Greenpark merger: a solid solution?

Greenpark being taken over by StepStone was probably the best possible outcome from a difficult situation for investors.

Rumours had been circulating for a while, so when it emerged that London-based secondary investor Greenpark Capital had been taken over by StepStone Group, it didn’t come as a total surprise.

Unfortunately, the two firms chose not to elaborate on some of the question marks surrounding the deal. Both have since declined to comment, other than via a short statement on Greenpark’s website. “Greenpark Capital is delighted to announce that it has merged its private equity secondary activities into the business of global private equity firm StepStone Group,” it said simply, directing visitors to the latter’s website.

It is unclear how long the deal had been in the making; one source tells PEI it took approximately six months, while another suggests talks started about a year ago.

It is understood that Marleen Groen, who co-founded Greenpark with Joanna Jordan in 2000 after leaving Coller Capital, has become a special advisor at StepStone. However, she will not be directly running the Greenpark funds for StepStone, according to two sources.

This change of control for the funds would have required LP approval, which is one of the reasons why the deal has taken a while to complete, according to the source.

It is understood that four professionals, including Groen, have moved to StepStone from Greenpark, which had a total workforce of about 20 people, the source adds.

The merger comes after Greenpark closed its fourth fund on $500 million in the third quarter of last year, PEI reported in April.

Greenpark had originally targeted a much larger amount for the fund. But after spending more than two years marketing the product, and having held a number of rolling closes, the firm decided to bring fundraising to an end so it could focus on investing, a source said at the time.

“There’s a flight to quality and perceived safety. No one gets fired for backing the big guys like Coller who do $1 billion deals,” the source added.

Greenpark’s problems didn’t end there. Several staff members have left the firm in recent months, including former investment directors Eric Pathé and Philippe Munch. According to Munch’s Linkedin page, he left Greenpark in April and is now a partner at Proval Invest.

This eventually resulted in Greenpark losing a mandate from the International Finance Corporation, (IFC), the World Bank’s investment arm, according to the earlier cited source. In 2011, Greenpark had revealed plans to raise a $500 million emerging market secondaries vehicle, which would be anchored by a $100 million commitment from the IFC. The plan was that the fund would initially target more mature markets in Asia, and then expand into Latin America and Africa over time.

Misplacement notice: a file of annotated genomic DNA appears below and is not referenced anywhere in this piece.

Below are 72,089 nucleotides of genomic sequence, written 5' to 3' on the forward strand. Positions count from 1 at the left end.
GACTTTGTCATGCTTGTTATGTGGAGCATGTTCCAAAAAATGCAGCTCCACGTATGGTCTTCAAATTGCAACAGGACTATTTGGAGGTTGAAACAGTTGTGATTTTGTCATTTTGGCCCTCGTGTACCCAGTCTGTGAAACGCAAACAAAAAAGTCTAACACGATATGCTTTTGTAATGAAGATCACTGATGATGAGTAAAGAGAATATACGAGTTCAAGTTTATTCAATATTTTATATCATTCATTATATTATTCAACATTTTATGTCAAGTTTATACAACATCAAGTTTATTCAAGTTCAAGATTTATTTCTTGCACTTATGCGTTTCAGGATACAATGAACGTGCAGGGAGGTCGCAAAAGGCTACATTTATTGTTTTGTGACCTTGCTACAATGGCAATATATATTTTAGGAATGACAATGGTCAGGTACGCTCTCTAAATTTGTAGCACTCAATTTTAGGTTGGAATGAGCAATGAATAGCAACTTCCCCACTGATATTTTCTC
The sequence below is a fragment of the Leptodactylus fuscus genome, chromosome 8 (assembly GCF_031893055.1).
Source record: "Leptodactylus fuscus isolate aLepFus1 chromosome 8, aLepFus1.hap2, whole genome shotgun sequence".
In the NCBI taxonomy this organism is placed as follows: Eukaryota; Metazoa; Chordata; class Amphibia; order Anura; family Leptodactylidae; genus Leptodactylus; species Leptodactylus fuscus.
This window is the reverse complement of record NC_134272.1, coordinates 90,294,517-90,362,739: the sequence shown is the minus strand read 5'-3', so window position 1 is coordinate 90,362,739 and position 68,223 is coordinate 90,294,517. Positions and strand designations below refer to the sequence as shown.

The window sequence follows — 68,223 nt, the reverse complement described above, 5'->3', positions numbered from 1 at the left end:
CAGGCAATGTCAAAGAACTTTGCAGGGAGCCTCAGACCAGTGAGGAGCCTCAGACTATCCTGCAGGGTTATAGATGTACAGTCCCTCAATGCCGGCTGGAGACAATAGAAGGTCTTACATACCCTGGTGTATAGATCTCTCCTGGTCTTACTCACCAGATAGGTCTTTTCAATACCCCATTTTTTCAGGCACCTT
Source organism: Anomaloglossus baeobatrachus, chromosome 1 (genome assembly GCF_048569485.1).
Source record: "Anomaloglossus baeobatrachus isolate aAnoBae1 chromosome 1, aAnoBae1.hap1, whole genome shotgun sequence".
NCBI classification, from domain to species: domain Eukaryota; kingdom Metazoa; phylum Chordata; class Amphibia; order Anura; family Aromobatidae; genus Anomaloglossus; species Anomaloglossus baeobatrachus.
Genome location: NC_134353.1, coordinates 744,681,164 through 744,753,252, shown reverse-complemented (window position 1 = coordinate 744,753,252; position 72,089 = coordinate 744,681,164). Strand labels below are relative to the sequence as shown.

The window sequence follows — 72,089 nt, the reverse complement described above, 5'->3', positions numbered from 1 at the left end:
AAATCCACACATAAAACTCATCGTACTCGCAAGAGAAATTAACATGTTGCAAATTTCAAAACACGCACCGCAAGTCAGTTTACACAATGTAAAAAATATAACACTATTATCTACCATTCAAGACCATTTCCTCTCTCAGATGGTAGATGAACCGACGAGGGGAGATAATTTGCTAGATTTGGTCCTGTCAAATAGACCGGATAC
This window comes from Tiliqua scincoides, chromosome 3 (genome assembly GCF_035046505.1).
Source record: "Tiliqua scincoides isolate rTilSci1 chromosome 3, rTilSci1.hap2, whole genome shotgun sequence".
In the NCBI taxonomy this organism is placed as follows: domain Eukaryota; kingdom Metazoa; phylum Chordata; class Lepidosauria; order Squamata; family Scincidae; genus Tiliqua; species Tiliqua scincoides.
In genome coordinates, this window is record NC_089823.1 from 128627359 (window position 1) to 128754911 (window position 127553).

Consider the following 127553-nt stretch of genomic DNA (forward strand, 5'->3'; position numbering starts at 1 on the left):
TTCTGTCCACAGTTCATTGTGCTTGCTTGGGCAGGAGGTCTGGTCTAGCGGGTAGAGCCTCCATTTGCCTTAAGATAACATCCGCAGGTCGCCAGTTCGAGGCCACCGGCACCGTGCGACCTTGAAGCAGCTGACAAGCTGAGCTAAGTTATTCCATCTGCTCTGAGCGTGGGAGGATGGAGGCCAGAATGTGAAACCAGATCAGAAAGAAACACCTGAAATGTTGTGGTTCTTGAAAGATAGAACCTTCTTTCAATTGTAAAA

“Emerging markets secondaries is a massive growth area,” Greenpark CIO Daniel Green told PEI in October 2012. “Although the volume doesn’t come close to what you see in Europe or the US, we believe there is comfortably $2-3 billion of deal flow there each year. Equally importantly, it’s a less competitive marketplace than in the established markets.” Yet while the IFC clearly believed in this strategy, Greenpark apparently failed to get much traction with other LPs.

In light of all this, Greenpark’s prospects were clearly not as bright as they used to be – which may have prompted the idea of teaming up with a group like StepStone, which appears to be keen to expand its European footprint.

In November 2011, StepStone ramped up its European activities by acquiring Parish Capital Advisors’ funds management business; it subsequently appointed Parish managing partner David Jeffrey to head its European operations and business strategy.

This was “a very good thing for us”, StepStone’s chief executive officer Monte Brem told PEI at the time. “Both in the European part of our business and also in small market, niche focused funds, which is something we’ve always had an interest in.”

It is unclear what the takeover will mean for StepStone’s assets under management, which are approximately $10 billion, according to its website. In April, StepStone reached its $450 million hard-cap for its StepStone Secondary Opportunities Fund II, illustrating LPs’ appetite for the firm’s secondary strategy.

But for investors in the Greenpark funds, the takeover is a “fantastic outcome”, according to one of the sources cited earlier. “Rather than the uncertainty which may have surrounded Greenpark, [this deal] brings stability [for LPs].”